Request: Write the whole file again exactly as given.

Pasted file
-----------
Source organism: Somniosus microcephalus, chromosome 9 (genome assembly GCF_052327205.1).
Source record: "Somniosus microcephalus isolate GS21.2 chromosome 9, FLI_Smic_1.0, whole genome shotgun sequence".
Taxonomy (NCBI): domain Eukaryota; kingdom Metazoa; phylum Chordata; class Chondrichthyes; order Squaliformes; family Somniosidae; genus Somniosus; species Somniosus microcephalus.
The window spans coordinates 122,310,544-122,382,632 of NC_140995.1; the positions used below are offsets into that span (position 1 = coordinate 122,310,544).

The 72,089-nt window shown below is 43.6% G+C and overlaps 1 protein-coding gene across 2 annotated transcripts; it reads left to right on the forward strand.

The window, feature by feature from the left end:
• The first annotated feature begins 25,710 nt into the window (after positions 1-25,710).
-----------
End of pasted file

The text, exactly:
Source organism: Somniosus microcephalus, chromosome 9 (genome assembly GCF_052327205.1).
Source record: "Somniosus microcephalus isolate GS21.2 chromosome 9, FLI_Smic_1.0, whole genome shotgun sequence".
Taxonomy (NCBI): domain Eukaryota; kingdom Metazoa; phylum Chordata; class Chondrichthyes; order Squaliformes; family Somniosidae; genus Somniosus; species Somniosus microcephalus.
The window spans coordinates 122,310,544-122,382,632 of NC_140995.1; the positions used below are offsets into that span (position 1 = coordinate 122,310,544).

The 72,089-nt window shown below is 43.6% G+C and overlaps 1 protein-coding gene across 2 annotated transcripts; it reads left to right on the forward strand.

The window, feature by feature from the left end:
• The first annotated feature begins 25,710 nt into the window (after positions 1-25,710).